A number of Irishmen have been recognized as Nobel Prize winners: Yeats, Shaw, Beckett and Heaney for Literature, Sean MacBride and John Hume for Peace. But only one Irishman has ever received the Nobel Prize for Physics. In 1951, Irish physicist Ernest Walton and partner John Cockcroft won the Nobel Prize for their invention of the first particle accelerator to split the atom. The Institute of Physics (IOP) Ireland believes that Walton’s recognition is long overdue.
The IOP are now campaigning to have the Marlborough Street Bridge, which is in its early stages of construction, named “The Ernest Walton Bridge” in honor of one of the greatest scientists of the 20th century. The institute created an online petition to garner support in pressuring the Dublin City Council. When the bridge is complete, it will span the River Liffey and will function as a transport, cycle and pedestrian bridge connecting Marlborough Street and Hawkins Street.
Aside from wanting to properly recognize Walton, the IOP has other reasons for calling the bridge “The Ernest Walton Bridge.” This year, Dublin was named European City of Science 2012. Additionally, 2012 marks the 80th anniversary of Walton’s work on splitting the atom in 1932. Therefore, the IOP and its supporters believe 2012 is the perfect year to commemorate Walton. They also hope national recognition of Ernest Walton will “inspire school children to pursue careers in science and technology, a key objective of the [Irish] Government,” said the institute.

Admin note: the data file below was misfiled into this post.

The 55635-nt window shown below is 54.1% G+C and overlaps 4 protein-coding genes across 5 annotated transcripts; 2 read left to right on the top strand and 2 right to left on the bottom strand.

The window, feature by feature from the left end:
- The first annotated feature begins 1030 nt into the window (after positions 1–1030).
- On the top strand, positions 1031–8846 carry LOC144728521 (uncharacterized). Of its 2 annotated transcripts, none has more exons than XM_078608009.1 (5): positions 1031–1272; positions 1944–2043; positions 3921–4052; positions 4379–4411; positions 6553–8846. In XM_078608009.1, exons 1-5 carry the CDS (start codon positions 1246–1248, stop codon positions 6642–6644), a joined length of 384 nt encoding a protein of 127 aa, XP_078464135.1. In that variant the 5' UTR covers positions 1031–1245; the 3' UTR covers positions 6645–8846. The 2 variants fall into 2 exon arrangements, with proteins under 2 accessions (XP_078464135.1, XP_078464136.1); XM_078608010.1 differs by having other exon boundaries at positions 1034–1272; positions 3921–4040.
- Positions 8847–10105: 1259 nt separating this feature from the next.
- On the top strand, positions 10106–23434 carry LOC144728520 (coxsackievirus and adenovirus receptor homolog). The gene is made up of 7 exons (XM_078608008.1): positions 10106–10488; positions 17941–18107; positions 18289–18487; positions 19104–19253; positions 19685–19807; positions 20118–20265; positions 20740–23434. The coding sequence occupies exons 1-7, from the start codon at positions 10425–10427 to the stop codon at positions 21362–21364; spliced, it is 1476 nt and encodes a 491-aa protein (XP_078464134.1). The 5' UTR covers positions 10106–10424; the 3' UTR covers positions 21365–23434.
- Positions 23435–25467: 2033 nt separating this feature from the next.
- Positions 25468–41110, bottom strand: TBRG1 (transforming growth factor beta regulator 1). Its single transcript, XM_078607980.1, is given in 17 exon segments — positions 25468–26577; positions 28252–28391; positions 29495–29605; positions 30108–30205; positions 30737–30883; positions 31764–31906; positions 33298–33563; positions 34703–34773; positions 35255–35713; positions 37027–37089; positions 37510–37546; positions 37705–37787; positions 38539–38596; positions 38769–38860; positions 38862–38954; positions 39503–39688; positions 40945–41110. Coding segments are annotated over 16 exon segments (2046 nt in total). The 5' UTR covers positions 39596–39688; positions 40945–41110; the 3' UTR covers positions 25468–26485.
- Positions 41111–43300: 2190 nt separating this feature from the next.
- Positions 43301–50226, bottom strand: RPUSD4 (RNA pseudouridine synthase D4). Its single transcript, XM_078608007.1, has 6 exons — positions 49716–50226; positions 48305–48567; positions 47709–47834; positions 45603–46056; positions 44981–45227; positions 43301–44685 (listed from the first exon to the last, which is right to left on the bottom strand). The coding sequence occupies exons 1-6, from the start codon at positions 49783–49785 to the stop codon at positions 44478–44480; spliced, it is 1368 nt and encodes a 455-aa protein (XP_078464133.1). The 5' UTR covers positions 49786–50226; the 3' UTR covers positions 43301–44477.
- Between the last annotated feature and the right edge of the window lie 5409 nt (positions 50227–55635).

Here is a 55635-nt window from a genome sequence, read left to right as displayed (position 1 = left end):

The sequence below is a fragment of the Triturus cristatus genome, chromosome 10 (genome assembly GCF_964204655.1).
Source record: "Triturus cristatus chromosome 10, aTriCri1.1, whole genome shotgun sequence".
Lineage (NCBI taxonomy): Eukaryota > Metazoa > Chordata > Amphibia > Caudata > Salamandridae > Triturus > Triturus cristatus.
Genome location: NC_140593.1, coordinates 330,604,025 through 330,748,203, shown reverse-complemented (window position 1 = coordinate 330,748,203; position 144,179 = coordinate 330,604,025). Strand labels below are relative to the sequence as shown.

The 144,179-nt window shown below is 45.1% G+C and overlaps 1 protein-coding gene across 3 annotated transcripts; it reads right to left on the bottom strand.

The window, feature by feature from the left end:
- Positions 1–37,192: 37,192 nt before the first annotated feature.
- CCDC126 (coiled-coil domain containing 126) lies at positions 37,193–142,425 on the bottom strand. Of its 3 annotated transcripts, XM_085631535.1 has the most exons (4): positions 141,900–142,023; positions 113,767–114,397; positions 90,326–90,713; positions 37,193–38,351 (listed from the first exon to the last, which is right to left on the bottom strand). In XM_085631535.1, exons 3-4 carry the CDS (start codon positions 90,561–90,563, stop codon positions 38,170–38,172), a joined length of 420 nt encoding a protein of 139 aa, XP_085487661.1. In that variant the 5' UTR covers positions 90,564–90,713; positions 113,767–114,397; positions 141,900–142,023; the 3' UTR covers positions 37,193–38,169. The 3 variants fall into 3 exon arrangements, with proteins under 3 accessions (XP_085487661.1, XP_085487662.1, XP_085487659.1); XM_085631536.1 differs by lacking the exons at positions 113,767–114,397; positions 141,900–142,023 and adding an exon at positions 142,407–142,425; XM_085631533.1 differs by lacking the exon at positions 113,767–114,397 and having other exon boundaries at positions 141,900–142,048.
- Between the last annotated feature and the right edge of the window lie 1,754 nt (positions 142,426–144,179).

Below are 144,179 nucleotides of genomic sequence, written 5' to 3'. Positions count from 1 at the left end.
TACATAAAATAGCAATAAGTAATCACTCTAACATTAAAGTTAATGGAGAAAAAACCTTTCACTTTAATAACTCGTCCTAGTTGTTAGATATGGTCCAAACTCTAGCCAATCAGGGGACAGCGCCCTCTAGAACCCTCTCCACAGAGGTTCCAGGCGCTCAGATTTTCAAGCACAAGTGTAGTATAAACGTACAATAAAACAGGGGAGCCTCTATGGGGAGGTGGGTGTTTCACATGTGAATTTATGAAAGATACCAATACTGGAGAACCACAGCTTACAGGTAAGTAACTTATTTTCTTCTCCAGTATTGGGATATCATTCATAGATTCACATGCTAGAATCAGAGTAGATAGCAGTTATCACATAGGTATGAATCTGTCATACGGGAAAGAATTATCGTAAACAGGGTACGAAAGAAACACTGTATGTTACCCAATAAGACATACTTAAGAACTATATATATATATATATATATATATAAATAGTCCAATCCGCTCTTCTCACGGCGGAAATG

Born Ernest Thomas Sinton Walton in County Waterford on October 6, 1903, he found himself excelling in mathematics and science from an early age. He studied at Methodist College, Belfast, and in 1922 he entered Trinity College Dublin. In 1927, he went on to receive his Masters in Science degree. That same year he received a research scholarship and attended Cambridge University to work at the Cavendish Laboratory.
He earned his PhD in 1931. In 1932, while still at the Cavendish Laboratory, Walton and Cockcroft built an apparatus that split the nuclei of atoms after bombarding them with accelerated protons. This invention paved the way for modern nuclear physics, including the groundbreaking Higgs Boson discoveries currently under way at the Large Hadron Collider at CERN.
After his work at Cavendish, Walton returned to Ireland and taught. He had a productive relationship with the government, often writing to propose new methods for economic and scientific development. Walton died in 1995 at the age of 91.